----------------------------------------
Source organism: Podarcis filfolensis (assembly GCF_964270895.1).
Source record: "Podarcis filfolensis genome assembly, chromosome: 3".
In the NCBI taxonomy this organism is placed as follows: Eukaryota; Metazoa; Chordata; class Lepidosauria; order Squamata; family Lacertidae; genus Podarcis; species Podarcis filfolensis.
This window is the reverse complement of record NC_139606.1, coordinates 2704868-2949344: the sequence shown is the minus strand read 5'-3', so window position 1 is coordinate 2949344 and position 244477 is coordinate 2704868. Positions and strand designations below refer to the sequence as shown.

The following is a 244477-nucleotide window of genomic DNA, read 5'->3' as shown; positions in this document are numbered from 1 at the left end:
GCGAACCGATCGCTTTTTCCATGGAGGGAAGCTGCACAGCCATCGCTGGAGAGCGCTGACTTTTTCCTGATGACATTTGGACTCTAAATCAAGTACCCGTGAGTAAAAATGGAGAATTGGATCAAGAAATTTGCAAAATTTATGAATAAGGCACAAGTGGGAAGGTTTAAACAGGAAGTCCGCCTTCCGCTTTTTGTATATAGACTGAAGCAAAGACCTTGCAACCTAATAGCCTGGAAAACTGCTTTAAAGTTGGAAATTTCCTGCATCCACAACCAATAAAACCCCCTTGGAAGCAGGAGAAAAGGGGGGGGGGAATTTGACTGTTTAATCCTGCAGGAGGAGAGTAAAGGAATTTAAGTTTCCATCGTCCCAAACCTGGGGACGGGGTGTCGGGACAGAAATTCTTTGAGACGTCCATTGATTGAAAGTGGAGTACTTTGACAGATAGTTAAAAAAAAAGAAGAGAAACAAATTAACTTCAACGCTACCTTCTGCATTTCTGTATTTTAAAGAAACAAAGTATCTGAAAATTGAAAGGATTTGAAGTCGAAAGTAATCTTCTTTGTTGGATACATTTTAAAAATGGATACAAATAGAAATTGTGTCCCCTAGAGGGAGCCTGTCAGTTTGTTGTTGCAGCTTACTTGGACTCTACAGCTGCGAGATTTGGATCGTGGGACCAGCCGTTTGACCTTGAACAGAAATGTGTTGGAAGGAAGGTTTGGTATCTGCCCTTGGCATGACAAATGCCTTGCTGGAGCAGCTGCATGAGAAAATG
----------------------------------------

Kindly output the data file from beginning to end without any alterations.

Source organism: Podarcis filfolensis (assembly GCF_964270895.1).
Source record: "Podarcis filfolensis genome assembly, chromosome: 3".
In the NCBI taxonomy this organism is placed as follows: Eukaryota; Metazoa; Chordata; class Lepidosauria; order Squamata; family Lacertidae; genus Podarcis; species Podarcis filfolensis.
This window is the reverse complement of record NC_139606.1, coordinates 2704868-2949344: the sequence shown is the minus strand read 5'-3', so window position 1 is coordinate 2949344 and position 244477 is coordinate 2704868. Positions and strand designations below refer to the sequence as shown.

The following is a 244477-nucleotide window of genomic DNA, read 5'->3' as shown; positions in this document are numbered from 1 at the left end:
GCGAACCGATCGCTTTTTCCATGGAGGGAAGCTGCACAGCCATCGCTGGAGAGCGCTGACTTTTTCCTGATGACATTTGGACTCTAAATCAAGTACCCGTGAGTAAAAATGGAGAATTGGATCAAGAAATTTGCAAAATTTATGAATAAGGCACAAGTGGGAAGGTTTAAACAGGAAGTCCGCCTTCCGCTTTTTGTATATAGACTGAAGCAAAGACCTTGCAACCTAATAGCCTGGAAAACTGCTTTAAAGTTGGAAATTTCCTGCATCCACAACCAATAAAACCCCCTTGGAAGCAGGAGAAAAGGGGGGGGGGAATTTGACTGTTTAATCCTGCAGGAGGAGAGTAAAGGAATTTAAGTTTCCATCGTCCCAAACCTGGGGACGGGGTGTCGGGACAGAAATTCTTTGAGACGTCCATTGATTGAAAGTGGAGTACTTTGACAGATAGTTAAAAAAAAAGAAGAGAAACAAATTAACTTCAACGCTACCTTCTGCATTTCTGTATTTTAAAGAAACAAAGTATCTGAAAATTGAAAGGATTTGAAGTCGAAAGTAATCTTCTTTGTTGGATACATTTTAAAAATGGATACAAATAGAAATTGTGTCCCCTAGAGGGAGCCTGTCAGTTTGTTGTTGCAGCTTACTTGGACTCTACAGCTGCGAGATTTGGATCGTGGGACCAGCCGTTTGACCTTGAACAGAAATGTGTTGGAAGGAAGGTTTGGTATCTGCCCTTGGCATGACAAATGCCTTGCTGGAGCAGCTGCATGAGAAAATG